In the afternoon I attended a workshop given by Katy Pepinski, Andy Nowak and Erin Jolley, which dealt with eating locally on a budget. They gave many helpful examples of meals and recipes that can be made using local foods, and how these foods can be obtained at reasonably low prices. This workshop was particularly useful for anyone on a budget, and provided a lot of practical knowledge.

After a quick break, there was an interactive panel working with Colorado Farm to School. Andy Nowak, Krista Garand, Jim Dyer, and Kim Cotta all shared their experience and expertise with working with Farm to School and answered questions from the audience. Each person had a unique perspective to bring to the table from their work and helped to give people ideas on how they could get involved with similar projects and issues.

The last major educational event of the day dealt with sustainable snacking, and was given by Jess Kelley.  Her presentation brought a lot of things to mind which I hadn’t really thought about. She opened up the slide show with a picture of Tostitos corn chips and salsa, as an example of a non-sustainable snack. I have to admit that I was somewhat surprised, as I had never really thought of chips and salsa as being either unhealthy or unsustainable, yet Jess elucidated us on how everything from the genetically modified corn seeds used, unhealthy oils, and even gasoline were found in the product. Instead of snacks that use GMO’s or contain a lot of sugar, she gave us recipes for meatballs and instructions on growing sprouts. Both of these choices can provide a lot of protein and can be quite healthy and sustainable, as well as easy to make or grow.

All in all, the Food Retreat was something I’m glad I was able to go to. Everything from the delicious local foods to the guest speakers, workshops and panels provided a valuable experience. I learned a lot about food, plants, and the environment, and got to eat in the process. The workshops brought up a lot of new ideas that I hadn’t really considered, and they were all quite thought-provoking. Now that I’ve gotten to experience the food retreat, I think I’ll definitely try to be there again next year!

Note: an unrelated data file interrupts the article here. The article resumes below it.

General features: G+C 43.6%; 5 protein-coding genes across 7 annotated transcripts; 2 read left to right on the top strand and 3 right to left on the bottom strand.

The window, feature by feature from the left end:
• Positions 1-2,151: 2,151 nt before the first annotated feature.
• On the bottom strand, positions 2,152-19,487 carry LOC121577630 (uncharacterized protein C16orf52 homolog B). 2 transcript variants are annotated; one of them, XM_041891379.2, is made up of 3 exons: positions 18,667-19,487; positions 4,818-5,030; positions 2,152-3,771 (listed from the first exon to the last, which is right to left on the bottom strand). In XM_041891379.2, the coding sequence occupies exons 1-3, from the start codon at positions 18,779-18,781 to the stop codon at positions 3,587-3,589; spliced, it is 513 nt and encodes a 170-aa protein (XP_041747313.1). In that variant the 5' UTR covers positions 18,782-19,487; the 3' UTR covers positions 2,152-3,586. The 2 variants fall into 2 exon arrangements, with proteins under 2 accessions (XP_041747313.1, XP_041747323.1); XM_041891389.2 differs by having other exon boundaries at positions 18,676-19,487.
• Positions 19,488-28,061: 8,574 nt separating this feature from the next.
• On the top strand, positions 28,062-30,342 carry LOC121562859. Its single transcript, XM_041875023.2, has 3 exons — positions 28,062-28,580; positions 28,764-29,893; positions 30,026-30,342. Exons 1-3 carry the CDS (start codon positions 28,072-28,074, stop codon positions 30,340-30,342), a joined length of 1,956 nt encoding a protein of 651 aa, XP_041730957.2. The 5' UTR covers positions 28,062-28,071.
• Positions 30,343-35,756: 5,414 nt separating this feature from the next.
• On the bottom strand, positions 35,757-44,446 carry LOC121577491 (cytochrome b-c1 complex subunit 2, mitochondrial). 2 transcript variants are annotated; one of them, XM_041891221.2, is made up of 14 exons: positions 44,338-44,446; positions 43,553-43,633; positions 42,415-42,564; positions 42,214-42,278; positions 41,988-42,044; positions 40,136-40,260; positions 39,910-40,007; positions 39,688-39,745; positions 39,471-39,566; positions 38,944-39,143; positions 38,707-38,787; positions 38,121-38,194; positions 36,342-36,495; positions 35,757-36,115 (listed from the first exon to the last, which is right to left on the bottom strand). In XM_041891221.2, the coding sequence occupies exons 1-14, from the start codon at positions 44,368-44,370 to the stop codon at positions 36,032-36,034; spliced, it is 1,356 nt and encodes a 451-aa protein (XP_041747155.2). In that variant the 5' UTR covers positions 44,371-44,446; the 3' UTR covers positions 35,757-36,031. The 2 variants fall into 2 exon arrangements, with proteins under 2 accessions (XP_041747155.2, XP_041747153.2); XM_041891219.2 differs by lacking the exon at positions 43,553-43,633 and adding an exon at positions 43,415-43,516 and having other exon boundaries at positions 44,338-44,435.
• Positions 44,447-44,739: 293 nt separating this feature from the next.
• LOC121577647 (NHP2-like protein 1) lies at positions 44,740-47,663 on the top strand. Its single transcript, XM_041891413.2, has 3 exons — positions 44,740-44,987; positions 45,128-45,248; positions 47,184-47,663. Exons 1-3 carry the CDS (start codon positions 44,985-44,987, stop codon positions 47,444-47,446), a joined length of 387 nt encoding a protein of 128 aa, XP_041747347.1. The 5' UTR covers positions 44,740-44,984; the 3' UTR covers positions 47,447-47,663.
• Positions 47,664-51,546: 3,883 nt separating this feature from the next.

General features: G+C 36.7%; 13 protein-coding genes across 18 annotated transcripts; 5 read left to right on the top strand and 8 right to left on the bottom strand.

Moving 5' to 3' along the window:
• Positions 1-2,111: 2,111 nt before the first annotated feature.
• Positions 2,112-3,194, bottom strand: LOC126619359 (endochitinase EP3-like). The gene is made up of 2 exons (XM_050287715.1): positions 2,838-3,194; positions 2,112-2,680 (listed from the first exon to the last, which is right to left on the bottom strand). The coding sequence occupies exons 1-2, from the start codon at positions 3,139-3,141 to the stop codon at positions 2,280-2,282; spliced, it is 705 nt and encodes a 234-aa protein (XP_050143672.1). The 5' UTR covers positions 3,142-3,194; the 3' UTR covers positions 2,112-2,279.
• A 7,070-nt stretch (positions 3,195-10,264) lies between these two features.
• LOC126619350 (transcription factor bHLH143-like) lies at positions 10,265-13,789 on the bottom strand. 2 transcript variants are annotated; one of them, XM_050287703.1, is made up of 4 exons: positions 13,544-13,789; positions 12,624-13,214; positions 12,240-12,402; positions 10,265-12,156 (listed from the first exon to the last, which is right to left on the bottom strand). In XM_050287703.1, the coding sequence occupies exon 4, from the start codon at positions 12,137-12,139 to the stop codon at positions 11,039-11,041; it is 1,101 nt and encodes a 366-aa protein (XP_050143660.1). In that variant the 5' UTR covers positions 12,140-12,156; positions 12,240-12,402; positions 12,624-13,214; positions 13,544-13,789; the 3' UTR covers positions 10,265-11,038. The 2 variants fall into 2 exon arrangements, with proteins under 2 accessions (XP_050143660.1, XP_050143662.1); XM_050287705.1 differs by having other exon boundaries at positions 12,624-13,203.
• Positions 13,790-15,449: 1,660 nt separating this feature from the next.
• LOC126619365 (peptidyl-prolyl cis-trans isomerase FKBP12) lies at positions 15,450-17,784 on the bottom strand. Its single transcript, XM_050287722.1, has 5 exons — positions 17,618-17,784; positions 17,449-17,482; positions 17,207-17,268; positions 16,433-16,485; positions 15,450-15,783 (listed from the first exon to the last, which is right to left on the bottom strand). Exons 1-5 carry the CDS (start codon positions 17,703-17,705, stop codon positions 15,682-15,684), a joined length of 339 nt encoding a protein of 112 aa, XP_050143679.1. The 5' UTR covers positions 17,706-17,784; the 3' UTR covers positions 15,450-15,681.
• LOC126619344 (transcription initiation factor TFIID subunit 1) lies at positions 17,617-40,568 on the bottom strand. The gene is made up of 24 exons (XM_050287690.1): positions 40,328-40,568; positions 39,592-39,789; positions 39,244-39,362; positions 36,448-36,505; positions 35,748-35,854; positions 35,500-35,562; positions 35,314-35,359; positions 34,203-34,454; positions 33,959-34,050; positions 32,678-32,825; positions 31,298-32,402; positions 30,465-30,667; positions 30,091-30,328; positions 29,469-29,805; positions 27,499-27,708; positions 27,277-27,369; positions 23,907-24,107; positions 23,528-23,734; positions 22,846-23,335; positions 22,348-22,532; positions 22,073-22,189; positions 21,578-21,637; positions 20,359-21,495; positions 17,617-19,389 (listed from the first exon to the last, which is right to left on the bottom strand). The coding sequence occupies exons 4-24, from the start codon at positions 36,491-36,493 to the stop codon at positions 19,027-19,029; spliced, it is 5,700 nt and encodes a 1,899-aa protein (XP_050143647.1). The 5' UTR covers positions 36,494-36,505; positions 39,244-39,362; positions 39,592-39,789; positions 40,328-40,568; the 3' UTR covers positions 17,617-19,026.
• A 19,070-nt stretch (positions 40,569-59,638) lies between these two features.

Randy Newkirk

Check out more pictures of this event here.

Earth Day: The Spring Run Off

Spring 2011 Fundraiser
The Environmental Center is holding its first annual Earth Day Race on April 23rd.  Come out and run 4.2 miles around campus in honor of the 42nd Annual Earth.
Registration starts at 9 a.m. at the Clock Tower on campus.  Award ceremony and prizes to follow, along with WAITING ON TRIAL playing.
Download the flyer here.
Thanks to our Premiere Sponsor, Morehart Murphy Auto Center!

9th Annual REEL Environmental Film Festival/ Fundraiser

9th Annual Reel Environmental Film Festival/ Fundraiser

This week we hosted our 9th Annual REEL ENVIRONMENTAL Film Festival as our annual fundraiser.

This year our feature films were Generations and Swift.Silent.Deep, two ski films that, together, explore the consequences of climate change on our winters and the history of the pioneers of big mountain skiing.

In addition to these films, attendance included:

  • Appetizers from Raider Ridge & Zia Taqueria
  • Cash bar with beer and wine from Carver Brewing Company
  • Winners of the innagural sustainability film competition
  • Silent auction with great holiday gifts

See pictures of this year’s film festival and fundraiser:

Local Food Team Update

The food team just finished sheet mulching the garden and are preparing to make it into a garden co-op for students at Fort Lewis College in this next spring. Email Coordinator Ashley Moody at ammoody@fortlewis.edu if you are interested.

The Sociology Club, Center for Civic Engagement, Manna Soup Kitchen, and the food team, are working to bring a food bank pantry into the Sociology lounge (bottom of Berndt Hall).

This will be open for students with their skycards to come pick up food on a weekly basis. Students are also assisting the Garden Project of Southwest Colorado on the back yard garden giveaway.

Volunteers are welcome!

Media & Communications Team Update

In addition to working on our usual projects (the weekly Making Waves radio program and writing for the Independent column), we have started to actively work on the website redesign and  brainstorming about how our team can best serve the EC.

We also just released some new articles in the blog, so please be sure to check them out and submit your comments.

There are also some new photos on our Flickr account (http://www.flickr.com/photos/flcenvironmentalcenter/) and would like to keep our media library updated, so if you have any pictures and/ or videos taken at EC related events, it would be appreciated if you could get them to us!

Education & Outreach Team Update

The Education and Outreach team is working on another Residence Hall program to be held this Wednesday night at 6:30pm in West Hall to inform students where and how they can support themselves and their community in a healthy way.

They are also working on the Film Festival/Fundraiser that is happening on Nov. 18th.

After that we will be making plans for some exciting upcoming events in the next semester like the Hunger Banquet in January and an Adventure Race in the spring.